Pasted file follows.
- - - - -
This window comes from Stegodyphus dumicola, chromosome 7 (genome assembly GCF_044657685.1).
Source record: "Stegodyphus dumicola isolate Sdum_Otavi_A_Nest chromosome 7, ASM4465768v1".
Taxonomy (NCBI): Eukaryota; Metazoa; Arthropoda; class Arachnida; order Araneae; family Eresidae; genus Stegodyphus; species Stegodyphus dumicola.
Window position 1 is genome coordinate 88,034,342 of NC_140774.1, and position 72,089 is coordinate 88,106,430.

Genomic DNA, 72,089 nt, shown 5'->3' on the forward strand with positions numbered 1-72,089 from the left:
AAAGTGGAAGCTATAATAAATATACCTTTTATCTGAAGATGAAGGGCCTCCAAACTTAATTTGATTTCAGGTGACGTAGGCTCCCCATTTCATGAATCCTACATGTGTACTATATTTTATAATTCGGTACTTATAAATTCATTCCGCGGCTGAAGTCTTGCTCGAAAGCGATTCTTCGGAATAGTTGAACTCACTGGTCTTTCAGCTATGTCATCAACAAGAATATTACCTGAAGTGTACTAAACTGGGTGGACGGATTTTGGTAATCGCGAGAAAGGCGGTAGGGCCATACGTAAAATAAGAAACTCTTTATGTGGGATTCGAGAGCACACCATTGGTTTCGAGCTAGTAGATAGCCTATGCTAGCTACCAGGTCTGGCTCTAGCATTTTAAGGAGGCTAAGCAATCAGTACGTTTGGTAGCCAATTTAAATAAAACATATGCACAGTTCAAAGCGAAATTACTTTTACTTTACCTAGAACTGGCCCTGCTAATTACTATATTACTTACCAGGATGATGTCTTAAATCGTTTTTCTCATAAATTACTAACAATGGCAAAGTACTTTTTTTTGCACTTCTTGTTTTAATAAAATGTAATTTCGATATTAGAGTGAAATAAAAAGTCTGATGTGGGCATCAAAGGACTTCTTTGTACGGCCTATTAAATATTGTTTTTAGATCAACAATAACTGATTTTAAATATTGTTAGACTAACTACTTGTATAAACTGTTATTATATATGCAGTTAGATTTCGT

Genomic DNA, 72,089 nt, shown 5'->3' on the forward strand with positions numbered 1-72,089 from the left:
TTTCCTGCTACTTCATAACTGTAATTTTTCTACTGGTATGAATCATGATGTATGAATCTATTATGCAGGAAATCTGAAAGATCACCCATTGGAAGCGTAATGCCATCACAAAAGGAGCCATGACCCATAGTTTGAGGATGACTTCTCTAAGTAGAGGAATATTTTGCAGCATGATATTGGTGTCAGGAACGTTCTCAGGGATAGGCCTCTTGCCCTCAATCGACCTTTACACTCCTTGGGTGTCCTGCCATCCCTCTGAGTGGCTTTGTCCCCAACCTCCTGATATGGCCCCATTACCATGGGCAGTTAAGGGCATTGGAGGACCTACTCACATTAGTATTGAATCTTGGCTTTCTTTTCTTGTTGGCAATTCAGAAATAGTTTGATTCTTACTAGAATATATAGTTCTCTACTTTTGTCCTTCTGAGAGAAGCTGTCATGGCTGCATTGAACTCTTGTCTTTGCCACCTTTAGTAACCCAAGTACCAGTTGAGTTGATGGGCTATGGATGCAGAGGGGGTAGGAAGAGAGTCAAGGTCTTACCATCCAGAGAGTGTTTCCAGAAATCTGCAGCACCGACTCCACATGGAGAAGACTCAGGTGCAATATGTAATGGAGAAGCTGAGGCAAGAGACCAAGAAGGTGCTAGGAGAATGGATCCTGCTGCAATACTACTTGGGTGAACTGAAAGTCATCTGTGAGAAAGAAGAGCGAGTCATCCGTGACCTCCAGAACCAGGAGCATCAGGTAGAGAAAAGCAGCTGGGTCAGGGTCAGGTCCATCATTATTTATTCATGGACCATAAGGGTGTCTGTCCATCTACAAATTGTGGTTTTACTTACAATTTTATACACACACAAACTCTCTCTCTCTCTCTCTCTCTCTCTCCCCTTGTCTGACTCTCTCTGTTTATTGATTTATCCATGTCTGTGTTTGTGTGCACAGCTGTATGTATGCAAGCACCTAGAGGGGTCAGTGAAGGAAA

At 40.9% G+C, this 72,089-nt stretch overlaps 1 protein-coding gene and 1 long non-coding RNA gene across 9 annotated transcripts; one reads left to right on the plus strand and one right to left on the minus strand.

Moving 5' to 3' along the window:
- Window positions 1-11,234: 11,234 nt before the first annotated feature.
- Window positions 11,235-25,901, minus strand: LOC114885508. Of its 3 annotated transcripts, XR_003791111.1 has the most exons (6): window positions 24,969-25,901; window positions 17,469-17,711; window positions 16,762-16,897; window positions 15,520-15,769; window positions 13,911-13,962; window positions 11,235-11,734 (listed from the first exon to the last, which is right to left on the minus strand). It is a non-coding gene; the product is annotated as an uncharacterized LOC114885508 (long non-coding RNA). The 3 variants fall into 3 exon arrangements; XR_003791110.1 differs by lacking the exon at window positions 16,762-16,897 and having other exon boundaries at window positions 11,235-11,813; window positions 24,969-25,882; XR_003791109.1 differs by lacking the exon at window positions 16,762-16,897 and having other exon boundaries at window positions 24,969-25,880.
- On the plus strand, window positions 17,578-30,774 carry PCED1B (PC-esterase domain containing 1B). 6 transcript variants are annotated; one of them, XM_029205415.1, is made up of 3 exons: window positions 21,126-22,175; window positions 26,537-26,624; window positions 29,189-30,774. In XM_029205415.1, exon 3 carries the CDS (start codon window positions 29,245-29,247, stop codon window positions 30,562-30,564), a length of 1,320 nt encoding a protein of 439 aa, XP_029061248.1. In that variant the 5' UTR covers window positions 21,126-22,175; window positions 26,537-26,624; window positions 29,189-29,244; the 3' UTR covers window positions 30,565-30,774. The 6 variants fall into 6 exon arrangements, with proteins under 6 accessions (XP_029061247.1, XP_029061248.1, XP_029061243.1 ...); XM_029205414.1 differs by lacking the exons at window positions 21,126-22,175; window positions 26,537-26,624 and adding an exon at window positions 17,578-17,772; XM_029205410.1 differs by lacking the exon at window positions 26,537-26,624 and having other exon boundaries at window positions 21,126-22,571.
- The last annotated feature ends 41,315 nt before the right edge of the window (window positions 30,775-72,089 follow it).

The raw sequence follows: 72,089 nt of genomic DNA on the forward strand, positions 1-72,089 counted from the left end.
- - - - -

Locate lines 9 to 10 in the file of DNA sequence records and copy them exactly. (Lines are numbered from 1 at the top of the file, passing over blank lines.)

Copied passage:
At 40.9% G+C, this 72,089-nt stretch overlaps 1 protein-coding gene and 1 long non-coding RNA gene across 9 annotated transcripts; one reads left to right on the plus strand and one right to left on the minus strand.

Moving 5' to 3' along the window: